( Originally Published 1900 )
Some distance westward is the Tippecanoe River, a stream flowing southwest into the Wabash, and thence into the Ohio. The word Tippecanoe is said to mean "the great clearing," and on this river was fought the noted battle by " Old Tippecanoe," General William Henry Harrison, against the combined forces of the Shawnees, Miamis and several other tribes, which resulted in their complete defeat. They were united under Elskwatawa, or the "Prophet," the brother of the famous Tecumseh. These two chieftains were Shawnees, and they preached a crusade by which they gathered all the northwestern tribes in a concerted movement to resist the steady encroachments of the whites. The brother, who was a "medicine man," in 1805 set up as an inspired prophet, denouncing the use of liquors, and of all food, manners and customs introduced by the hated " palefaces," and confidently predicted they would ultimately be driven from the land. For years both chiefs travelled over the country stirring up the Indians. General Harrison, who was the Governor of the Northwest Territory, gathered his forces together and advanced up the Wabash against the Prophet's town of Tippecanoe, when the Indians, hoping to surprise him, suddenly attacked his camp, but he being prepared, they were signally defeated, thus giving Harrison his popular title of " Old Tippecanoe," which had much to do with electing him President in 1840. Some time after this defeat the War of 1812 broke out, when Tecumseh espoused the English cause, went to Canada with his warriors, and was made a brigadier-general. He was killed there in the battle of the Thames, in Ontario Province, and it is said had a premonition of death, for, laying aside his general's uniform, he put on a hunting-dress and fought desperately until he was slain. Tecumseh was the most famous Indian chief of his time, and the honor of killing him was claimed by several who fought in the battle, so that the problem of " Who killed Tecumseh r was long discussed throughout the country.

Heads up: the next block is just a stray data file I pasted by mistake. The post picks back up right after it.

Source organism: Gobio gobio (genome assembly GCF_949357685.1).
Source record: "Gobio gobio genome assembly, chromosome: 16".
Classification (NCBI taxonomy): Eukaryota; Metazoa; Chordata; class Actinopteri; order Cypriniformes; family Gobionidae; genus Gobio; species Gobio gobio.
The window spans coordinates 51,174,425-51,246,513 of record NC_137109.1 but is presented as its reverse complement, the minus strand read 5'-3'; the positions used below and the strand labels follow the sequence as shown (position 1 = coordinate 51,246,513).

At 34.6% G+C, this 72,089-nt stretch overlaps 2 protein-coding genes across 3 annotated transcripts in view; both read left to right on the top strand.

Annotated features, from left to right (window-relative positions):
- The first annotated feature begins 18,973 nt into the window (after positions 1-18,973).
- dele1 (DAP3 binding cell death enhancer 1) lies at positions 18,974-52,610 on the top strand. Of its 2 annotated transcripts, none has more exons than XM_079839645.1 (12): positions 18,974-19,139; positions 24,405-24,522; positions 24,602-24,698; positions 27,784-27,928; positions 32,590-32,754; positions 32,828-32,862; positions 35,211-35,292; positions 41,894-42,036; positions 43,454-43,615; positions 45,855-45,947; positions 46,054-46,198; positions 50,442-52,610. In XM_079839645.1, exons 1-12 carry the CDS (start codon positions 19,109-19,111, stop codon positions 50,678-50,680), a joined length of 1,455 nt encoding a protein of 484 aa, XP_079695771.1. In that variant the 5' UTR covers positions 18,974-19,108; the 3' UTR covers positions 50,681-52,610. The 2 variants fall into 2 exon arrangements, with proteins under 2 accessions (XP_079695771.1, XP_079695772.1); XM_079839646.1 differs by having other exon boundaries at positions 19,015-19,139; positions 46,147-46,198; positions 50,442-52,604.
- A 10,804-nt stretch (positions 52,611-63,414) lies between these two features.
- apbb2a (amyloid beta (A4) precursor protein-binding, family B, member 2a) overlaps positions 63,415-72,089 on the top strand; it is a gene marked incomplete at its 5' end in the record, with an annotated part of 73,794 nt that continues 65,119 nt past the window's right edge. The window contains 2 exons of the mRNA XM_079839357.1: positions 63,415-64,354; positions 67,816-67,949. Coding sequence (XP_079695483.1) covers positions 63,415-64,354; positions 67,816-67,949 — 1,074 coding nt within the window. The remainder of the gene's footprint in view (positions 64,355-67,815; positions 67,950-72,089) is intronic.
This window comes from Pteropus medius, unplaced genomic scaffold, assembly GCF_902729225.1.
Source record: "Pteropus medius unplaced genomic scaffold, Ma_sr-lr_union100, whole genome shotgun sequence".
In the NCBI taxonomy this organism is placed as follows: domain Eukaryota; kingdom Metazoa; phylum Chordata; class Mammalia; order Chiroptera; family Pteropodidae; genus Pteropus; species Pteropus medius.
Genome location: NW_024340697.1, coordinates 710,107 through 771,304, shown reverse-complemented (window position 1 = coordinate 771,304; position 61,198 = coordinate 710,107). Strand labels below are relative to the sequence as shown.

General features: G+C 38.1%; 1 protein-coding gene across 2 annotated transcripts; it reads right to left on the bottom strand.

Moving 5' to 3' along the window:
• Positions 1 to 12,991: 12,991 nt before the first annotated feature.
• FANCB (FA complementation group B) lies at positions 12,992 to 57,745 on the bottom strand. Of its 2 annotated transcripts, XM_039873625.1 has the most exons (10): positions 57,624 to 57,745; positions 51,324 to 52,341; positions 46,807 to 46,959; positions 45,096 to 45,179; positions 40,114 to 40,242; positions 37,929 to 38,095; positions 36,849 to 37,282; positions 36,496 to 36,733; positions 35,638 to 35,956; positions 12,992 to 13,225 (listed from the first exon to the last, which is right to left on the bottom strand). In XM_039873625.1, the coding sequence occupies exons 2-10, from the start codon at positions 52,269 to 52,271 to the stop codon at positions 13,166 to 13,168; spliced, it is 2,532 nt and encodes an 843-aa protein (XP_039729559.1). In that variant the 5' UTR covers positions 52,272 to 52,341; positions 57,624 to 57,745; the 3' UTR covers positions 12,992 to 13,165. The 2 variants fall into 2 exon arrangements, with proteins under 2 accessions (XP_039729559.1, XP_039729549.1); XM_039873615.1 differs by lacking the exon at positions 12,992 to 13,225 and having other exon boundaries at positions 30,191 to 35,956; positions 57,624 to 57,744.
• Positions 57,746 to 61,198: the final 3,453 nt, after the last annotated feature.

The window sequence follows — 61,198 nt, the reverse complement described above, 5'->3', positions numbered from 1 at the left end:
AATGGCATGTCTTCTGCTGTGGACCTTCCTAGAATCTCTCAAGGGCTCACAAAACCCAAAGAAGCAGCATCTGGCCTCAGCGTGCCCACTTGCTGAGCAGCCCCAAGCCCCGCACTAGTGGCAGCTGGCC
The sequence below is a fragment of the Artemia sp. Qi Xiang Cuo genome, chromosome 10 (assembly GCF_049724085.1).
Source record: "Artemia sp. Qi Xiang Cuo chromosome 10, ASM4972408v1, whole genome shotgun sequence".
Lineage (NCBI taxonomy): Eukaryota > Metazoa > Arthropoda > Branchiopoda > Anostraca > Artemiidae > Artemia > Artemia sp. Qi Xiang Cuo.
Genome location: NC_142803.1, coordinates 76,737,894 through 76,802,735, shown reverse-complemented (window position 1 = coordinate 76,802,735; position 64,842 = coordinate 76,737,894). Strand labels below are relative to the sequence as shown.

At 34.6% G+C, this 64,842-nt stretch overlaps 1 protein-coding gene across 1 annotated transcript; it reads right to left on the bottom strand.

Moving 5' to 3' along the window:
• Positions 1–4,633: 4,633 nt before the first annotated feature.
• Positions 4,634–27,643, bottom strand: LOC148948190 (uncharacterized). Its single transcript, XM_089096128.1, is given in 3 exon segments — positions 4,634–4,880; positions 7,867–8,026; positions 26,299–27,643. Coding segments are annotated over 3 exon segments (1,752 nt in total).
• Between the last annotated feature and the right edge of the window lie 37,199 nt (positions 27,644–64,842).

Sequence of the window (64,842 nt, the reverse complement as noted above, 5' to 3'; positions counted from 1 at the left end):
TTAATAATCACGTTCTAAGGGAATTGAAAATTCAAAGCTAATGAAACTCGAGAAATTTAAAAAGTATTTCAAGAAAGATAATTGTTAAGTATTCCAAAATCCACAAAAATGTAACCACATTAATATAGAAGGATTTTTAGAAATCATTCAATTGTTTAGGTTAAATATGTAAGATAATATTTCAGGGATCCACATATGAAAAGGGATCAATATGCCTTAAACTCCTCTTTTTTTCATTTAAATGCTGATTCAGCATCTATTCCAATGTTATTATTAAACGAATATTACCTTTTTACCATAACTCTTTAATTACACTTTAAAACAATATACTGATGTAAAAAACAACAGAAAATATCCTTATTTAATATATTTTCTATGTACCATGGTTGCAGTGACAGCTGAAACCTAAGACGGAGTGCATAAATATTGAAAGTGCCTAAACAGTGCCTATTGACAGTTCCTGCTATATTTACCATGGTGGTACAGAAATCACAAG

The State of Indiana was admitted into the Union in 1816, and in its centre, built upon a broad plain, on the east branch of White River, is its capital and largest city, Indianapolis, having two hundred thou-sand population. This is a great railway centre, having lines radiating in all directions, and it also has extensive manufactures and a large trade in live stock. The city plan, with wide streets crossing at right angles, and four diagonal avenues radiating from a circular central square, makes it very attractive and the residential quarter, displaying tasteful houses, ornate grounds and shady streets, is regarded as one of the most beautiful in the country. The State Capitol, in a spacious park, is a Doric building with colonnade, central tower and dome, and in an enclosure on its eastern front is erected one of the finest Soldiers' and Sailors' Monuments existing, rising two hundred and eighty-five feet, out-topping everything around, having been designed and largely constructed in Europe. There are also many prominent public buildings throughout the city. Indianapolis, first settled in 1819, had but a small population until the railways centred there, the Capitol being removed from Corydon in 1825. The Wabash River, to which reference has been made, receives White River, and is one of the largest affluents of the Ohio, about five hundred and fifty miles long, being navigable over half that length. It rises in the State of Ohio, flows across Indiana, and, turning southward, makes for a long distance the Illinois boundary. Its chief city is Terre Haute, the " High Ground," about seventy miles west of Indianapolis, another prominent railroad centre, having forty-five thou-sand people, with extensive manufactures. It is surrounded by valuable coal-fields, is built upon an elevated plateau, and, like all these prairie cities, is noted for its many broad and well-shaded streets. It was founded in 1816.